There wasn’t a ticket to be had – even for ready money – at the New Players Theatre on 23 May 2005 where the Writers in Prison Committee staged The Right to Dissent, an inspiring evening of music, conversation and readings.
As Ania Corless, vice-chair of the WiPC said in her introduction, the purpose of the evening was twofold: to raise awareness, and to raise money. Most people who were there were agreed that it succeeded – magnificently – in both.
There were the usual last-minute hitches: both Harold Pinter and Craig Murray were unable to appear due to illness. At the twelfth hour, Fay Weldon and Clare Short agreed to stand in and were interviewed by Jon Snow of Channel 4 News. And forty-eight hours before the curtain went up Max Stafford Clark and two actors from the Royal Court theatre agreed to perform an extract from a new play there, Talking to Terrorists which tells the story of Craig Murray in role as the sacked ambassador to Uzbekistan.
The Russian journalist and poet Grigory Pasko had flown in especially to appear and read his work in Russian which was then read, with haunting beauty, by the actress Gina McKee. Julia Latynina, one of Russia’s most prominent investigative journalists and writers, had also flown in and spoke powerfully about censorship and dissent in Russia. Andrew Jack gave a balanced and fluent overview of the suppression of free expression in Russia and in the countries of the former Soviet Union.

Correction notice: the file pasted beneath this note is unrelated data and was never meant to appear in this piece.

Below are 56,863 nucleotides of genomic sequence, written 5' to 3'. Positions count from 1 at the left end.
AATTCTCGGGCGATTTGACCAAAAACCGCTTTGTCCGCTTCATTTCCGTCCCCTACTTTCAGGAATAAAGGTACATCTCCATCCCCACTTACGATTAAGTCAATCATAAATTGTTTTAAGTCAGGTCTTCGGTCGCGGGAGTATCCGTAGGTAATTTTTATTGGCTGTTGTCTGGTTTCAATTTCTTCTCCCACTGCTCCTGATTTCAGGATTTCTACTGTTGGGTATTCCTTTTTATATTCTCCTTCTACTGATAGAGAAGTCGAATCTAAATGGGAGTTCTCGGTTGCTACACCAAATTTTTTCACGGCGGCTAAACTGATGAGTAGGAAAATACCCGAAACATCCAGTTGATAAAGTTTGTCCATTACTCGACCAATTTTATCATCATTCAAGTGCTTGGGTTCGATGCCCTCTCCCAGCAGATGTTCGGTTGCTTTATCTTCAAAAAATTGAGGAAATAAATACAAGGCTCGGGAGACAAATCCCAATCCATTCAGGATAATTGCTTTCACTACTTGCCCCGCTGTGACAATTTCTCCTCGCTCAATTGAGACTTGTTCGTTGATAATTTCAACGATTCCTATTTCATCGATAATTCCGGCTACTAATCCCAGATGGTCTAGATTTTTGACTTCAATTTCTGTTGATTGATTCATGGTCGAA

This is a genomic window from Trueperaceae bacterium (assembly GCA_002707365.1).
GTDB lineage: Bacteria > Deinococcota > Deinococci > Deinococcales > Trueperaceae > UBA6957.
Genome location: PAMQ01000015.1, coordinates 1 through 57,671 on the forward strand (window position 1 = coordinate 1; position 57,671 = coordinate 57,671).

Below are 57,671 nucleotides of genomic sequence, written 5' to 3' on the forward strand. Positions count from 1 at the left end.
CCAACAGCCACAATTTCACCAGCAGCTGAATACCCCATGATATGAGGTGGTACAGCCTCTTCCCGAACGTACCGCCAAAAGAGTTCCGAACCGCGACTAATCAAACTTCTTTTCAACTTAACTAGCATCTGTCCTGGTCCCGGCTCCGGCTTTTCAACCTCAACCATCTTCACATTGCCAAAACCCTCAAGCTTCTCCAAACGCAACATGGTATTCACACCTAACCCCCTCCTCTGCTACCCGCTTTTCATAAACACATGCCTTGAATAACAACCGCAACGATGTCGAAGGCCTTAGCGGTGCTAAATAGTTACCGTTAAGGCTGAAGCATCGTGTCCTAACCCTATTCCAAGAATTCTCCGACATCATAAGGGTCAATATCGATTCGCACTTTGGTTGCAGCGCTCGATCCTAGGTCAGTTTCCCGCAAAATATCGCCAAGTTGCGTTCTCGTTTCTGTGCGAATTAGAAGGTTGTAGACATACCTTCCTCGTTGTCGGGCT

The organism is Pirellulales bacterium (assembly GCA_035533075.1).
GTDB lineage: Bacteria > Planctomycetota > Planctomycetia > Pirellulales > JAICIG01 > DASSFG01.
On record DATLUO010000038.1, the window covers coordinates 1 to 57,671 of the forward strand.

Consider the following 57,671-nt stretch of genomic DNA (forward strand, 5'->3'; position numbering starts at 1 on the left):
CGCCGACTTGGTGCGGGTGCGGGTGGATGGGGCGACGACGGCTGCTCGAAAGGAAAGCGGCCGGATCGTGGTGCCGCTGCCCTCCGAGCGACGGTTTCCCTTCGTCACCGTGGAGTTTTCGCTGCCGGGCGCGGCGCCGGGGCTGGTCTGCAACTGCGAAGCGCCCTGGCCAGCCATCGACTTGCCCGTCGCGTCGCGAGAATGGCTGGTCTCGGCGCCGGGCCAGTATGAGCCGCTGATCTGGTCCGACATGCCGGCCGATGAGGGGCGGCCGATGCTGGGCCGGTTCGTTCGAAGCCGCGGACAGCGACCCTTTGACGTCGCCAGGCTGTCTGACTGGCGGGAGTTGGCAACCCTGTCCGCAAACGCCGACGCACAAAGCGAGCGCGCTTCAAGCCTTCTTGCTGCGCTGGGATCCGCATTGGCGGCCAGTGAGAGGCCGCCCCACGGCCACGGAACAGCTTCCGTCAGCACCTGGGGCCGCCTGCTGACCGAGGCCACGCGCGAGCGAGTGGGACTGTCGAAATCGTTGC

There was music too from the Helen Chadwick Group who sang Russian poems translated into English and from the leading young cellist, Alice Neary, who played Benjamin Britten’s Hymn to the Departed, the Kontakion.
But for many people, the highlight of the evening was Tony Benn’s inspiring talk on the Right to Dissent, a phrase he himself coined.
Carole Seymour-Jones, chair of the WiPC elegantly and movingly summed up the diverse strands of the event and brought the evening to a close.
Originally posted with the url: www.englishpen.org/events/reportsonrecentevents/righttodissent/